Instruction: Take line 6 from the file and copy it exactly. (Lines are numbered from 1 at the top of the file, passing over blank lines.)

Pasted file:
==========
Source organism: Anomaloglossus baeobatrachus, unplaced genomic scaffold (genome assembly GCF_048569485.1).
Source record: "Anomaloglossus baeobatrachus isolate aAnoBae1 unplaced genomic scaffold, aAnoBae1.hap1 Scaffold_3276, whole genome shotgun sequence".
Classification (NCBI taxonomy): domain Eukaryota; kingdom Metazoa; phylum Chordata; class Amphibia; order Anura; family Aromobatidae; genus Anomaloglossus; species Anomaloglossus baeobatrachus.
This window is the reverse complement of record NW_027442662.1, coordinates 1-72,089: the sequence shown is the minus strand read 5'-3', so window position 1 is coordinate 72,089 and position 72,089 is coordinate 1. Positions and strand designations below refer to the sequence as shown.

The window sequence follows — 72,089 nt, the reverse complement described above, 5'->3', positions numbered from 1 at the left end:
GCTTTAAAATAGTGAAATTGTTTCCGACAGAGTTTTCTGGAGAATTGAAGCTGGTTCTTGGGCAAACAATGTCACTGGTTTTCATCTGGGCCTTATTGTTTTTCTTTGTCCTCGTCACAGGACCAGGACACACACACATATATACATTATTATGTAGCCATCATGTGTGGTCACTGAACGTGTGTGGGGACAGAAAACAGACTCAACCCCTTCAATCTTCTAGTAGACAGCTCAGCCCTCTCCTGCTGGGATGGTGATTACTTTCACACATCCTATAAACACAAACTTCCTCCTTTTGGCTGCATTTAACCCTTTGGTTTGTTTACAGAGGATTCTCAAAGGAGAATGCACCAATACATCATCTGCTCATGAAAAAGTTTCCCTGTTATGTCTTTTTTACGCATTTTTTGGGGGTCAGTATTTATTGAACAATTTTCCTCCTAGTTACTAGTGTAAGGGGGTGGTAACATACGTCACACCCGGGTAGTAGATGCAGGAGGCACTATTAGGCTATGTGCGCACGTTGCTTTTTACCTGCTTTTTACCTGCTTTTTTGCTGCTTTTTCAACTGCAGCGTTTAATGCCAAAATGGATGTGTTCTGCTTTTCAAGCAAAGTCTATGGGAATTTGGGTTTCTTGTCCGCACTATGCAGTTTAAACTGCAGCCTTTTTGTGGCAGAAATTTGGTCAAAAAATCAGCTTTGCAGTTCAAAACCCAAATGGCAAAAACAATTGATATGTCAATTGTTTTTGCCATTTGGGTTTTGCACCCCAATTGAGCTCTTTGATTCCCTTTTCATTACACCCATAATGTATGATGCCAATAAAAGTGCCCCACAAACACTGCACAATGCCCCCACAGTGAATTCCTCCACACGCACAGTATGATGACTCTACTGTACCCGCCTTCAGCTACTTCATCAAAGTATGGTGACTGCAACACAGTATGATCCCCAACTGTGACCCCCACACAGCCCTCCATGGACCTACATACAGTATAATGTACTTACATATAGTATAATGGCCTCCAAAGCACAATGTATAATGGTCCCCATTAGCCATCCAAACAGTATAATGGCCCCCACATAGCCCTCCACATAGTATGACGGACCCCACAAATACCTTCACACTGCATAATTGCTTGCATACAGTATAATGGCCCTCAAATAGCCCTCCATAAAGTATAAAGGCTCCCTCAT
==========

GCTTTAAAATAGTGAAATTGTTTCCGACAGAGTTTTCTGGAGAATTGAAGCTGGTTCTTGGGCAAACAATGTCACTGGTTTTCATCTGGGCCTTATTGTTTTTCTTTGTCCTCGTCACAGGACCAGGACACACACACATATATACATTATTATGTAGCCATCATGTGTGGTCACTGAACGTGTGTGGGGACAGAAAACAGACTCAACCCCTTCAATCTTCTAGTAGACAGCTCAGCCCTCTCCTGCTGGGATGGTGATTACTTTCACACATCCTATAAACACAAACTTCCTCCTTTTGGCTGCATTTAACCCTTTGGTTTGTTTACAGAGGATTCTCAAAGGAGAATGCACCAATACATCATCTGCTCATGAAAAAGTTTCCCTGTTATGTCTTTTTTACGCATTTTTTGGGGGTCAGTATTTATTGAACAATTTTCCTCCTAGTTACTAGTGTAAGGGGGTGGTAACATACGTCACACCCGGGTAGTAGATGCAGGAGGCACTATTAGGCTATGTGCGCACGTTGCTTTTTACCTGCTTTTTACCTGCTTTTTTGCTGCTTTTTCAACTGCAGCGTTTAATGCCAAAATGGATGTGTTCTGCTTTTCAAGCAAAGTCTATGGGAATTTGGGTTTCTTGTCCGCACTATGCAGTTTAAACTGCAGCCTTTTTGTGGCAGAAATTTGGTCAAAAAATCAGCTTTGCAGTTCAAAACCCAAATGGCAAAAACAATTGATATGTCAATTGTTTTTGCCATTTGGGTTTTGCACCCCAATTGAGCTCTTTGATTCCCTTTTCATTACACCCATAATGTATGATGCCAATAAAAGTGCCCCACAAACACTGCACAATGCCCCCACAGTGAATTCCTCCACACGCACAGTATGATGACTCTACTGTACCCGCCTTCAGCTACTTCATCAAAGTATGGTGACTGCAACACAGTATGATCCCCAACTGTGACCCCCACACAGCCCTCCATGGACCTACATACAGTATAATGTACTTACATATAGTATAATGGCCTCCAAAGCACAATGTATAATGGTCCCCATTAGCCATCCAAACAGTATAATGGCCCCCACATAGCCCTCCACATAGTATGACGGACCCCACAAATACCTTCACACTGCATAATTGCTTGCATACAGTATAATGGCCCTCAAATAGCCCTCCATAAAGTATAAAGGCTCCCTCAT